Forbes, April 13, 2018 - The world is weighing a possible United States-led air/missile strike against the interests of Syria’s Bashar Assad and his main ally, Iran. These developments are certain to inflict a heavy toll on the Iranian regime’s interests in the region and back home, leaving it the main party to suffer in any outcome.
Following Assad’s 2017 chemical attack against Khan Sheikhoon, Trump ordered a strike on the base he said Syrian warplanes involved in the attack were deployed from. 59 Tomahawk cruise missiles from U.S. warships in the Mediterranean struck major damage to landing strips and bunkers in the Al Shayrat airbase.
That episode was merely a symbolic attack. What is unfolding now has the potential of being far more comprehensive. And what makes it completely interesting is the fact that Iran stands to lose the most after maintaining Syrian dictator Bashar Assad in power for seven years .
In an interview with Fox News, General Anthony Tata, former U.S. commander in Afghanistan said it is clear this Syria attack will be far more significant than last year's, adding this campaign may take some time.
And time is not on Iran’s side, knowing the more resources the U.S. and its allies have deployed in the region, the higher the price Tehran, Damascus, Moscow and their allies will have to pay.
Certain is the fact that the approach Trump is adopting significantly contrasts how Obama handled the Middle East dossier, going back on his own red line.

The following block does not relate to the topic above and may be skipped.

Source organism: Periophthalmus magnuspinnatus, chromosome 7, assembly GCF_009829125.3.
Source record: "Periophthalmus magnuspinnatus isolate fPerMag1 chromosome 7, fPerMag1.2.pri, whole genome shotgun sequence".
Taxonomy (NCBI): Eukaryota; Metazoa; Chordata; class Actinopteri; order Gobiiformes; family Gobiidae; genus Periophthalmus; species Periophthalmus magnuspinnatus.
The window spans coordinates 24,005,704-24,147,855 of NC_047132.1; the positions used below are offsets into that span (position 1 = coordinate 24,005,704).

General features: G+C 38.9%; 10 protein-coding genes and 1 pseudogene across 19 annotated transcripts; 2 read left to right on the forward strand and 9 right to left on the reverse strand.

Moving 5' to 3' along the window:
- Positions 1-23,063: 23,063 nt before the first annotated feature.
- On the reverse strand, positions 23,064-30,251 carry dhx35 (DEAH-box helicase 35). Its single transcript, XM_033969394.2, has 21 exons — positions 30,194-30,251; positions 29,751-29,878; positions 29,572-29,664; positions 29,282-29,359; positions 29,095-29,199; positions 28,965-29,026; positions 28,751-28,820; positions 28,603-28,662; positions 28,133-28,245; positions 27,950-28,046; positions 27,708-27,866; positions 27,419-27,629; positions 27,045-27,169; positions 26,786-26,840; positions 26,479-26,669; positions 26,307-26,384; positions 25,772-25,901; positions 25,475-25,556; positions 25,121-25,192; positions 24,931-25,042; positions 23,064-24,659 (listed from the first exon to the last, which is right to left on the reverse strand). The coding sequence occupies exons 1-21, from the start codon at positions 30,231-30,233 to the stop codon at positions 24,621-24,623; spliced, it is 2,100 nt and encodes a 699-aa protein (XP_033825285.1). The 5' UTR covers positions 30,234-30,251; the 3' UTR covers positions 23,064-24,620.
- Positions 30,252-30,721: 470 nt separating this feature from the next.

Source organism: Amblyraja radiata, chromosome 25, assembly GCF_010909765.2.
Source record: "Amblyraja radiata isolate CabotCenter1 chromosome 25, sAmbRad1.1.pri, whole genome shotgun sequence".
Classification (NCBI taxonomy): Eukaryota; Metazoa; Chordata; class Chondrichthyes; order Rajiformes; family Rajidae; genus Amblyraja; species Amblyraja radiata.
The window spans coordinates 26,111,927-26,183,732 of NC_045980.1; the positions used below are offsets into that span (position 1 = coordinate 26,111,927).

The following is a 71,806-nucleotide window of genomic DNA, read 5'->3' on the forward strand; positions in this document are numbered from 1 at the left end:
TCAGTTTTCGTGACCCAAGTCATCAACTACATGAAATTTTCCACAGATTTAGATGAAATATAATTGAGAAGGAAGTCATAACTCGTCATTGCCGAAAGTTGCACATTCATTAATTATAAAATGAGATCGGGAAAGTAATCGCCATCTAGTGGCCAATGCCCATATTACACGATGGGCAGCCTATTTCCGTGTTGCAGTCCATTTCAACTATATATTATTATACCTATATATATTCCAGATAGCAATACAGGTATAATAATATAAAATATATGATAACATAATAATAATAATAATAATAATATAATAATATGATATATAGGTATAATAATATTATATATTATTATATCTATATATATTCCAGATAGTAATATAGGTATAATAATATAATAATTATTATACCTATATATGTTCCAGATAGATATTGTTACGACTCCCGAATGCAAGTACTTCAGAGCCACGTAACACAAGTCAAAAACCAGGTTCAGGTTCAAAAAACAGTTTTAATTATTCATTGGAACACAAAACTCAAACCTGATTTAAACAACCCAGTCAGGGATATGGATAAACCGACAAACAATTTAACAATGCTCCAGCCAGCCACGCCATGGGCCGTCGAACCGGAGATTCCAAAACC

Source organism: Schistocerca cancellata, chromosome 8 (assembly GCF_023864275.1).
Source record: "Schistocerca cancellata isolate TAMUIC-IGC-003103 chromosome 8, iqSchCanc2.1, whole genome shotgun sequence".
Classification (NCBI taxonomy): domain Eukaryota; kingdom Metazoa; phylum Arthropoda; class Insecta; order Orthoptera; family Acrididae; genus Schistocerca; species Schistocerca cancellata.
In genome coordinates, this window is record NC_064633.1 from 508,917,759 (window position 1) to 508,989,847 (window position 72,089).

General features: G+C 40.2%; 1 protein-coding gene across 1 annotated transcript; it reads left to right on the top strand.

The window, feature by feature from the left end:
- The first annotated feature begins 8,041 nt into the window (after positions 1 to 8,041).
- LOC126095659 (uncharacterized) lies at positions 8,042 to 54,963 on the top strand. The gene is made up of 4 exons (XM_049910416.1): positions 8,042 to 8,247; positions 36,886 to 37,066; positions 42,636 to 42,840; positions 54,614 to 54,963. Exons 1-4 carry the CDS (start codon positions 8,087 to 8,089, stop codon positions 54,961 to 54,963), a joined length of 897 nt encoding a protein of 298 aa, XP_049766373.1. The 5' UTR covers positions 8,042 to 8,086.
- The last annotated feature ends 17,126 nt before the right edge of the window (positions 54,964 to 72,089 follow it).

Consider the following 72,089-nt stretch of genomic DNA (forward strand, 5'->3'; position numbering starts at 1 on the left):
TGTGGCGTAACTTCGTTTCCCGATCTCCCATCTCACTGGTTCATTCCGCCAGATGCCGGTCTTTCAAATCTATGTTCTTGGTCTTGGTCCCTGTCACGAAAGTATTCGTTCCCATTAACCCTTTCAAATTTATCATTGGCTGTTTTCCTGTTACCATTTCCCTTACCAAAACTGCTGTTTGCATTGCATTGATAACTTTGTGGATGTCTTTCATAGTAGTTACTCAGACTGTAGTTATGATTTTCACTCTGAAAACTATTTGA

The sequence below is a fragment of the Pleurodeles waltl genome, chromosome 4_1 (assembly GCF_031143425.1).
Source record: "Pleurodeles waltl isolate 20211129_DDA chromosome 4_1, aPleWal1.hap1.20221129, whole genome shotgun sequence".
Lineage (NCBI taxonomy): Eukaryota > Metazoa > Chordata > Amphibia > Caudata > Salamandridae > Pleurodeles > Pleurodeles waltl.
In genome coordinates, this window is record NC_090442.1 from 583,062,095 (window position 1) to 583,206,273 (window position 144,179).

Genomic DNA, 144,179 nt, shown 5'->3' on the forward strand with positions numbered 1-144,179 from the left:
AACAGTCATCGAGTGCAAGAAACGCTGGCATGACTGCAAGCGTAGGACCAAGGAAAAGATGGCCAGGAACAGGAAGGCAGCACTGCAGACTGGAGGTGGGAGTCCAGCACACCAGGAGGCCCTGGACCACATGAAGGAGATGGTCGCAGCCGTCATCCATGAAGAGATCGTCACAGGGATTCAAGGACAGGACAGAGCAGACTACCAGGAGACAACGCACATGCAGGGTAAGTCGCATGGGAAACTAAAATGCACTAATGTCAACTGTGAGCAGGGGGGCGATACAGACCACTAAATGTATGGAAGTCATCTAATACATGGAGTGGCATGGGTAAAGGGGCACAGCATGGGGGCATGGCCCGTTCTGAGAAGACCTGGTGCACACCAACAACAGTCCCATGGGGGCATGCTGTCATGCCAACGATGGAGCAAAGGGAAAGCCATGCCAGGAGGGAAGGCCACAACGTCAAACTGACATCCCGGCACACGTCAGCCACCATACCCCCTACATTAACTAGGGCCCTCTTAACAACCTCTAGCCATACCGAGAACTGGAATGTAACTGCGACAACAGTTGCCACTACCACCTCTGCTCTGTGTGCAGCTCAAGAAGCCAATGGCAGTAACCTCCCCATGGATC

France and the United Kingdom, along with Saudi Arabia, are on board, as there is no longer any question about the horrific nature of the recent chemical attack targeting innocent civilians in Douma.
The U.S. has a naval combat group stationed in the east of the Mediterranean, with another on its way, both equipped with a high-number of long-range missiles. Numerous warplanes are also stationed in Qatar, parallel to others available on aircraft carriers in the Persian Gulf.
Since Assad has most likely bunkered his air force or transferred them to a safe haven, such as Iran, this multi-national assault will possibly target a significant number of Syria’s air bases and/or whatever else is left of Assad’s air forces. Crippling his ability to target civilian populations is a moral necessity.
Syrian opposition activists are reporting dozens of Lebanese Hezbollah members of the Rezvan battalion fled Homs Province along with their families and arrived at the city of Yabrud, south of Damascus. They completely evacuated the T-4 airbase after the recent attack.
Attacking from the west would be more convenient and involving far lesser factors to calculate. All the while Paris’ warplanes can take off from their bases in France and attack targets in Syria. With the UK joining this effort, British submarines are stationed in the east Mediterranean and launching precision strikes against Assad’s bases. This goes alongside the British base in Cyprus.
All the while during the past few days reports indicate Ali Akbar Velayati, international affairs advisor to Iran’s Supreme Leader Ali Khamenei, returned to Iraq from Syria on Wednesday. 12 senior IRGC Quds Force commanders left the Al Kesve base, south of Damascus, and flew in a passenger plane to Najaf, Iraq.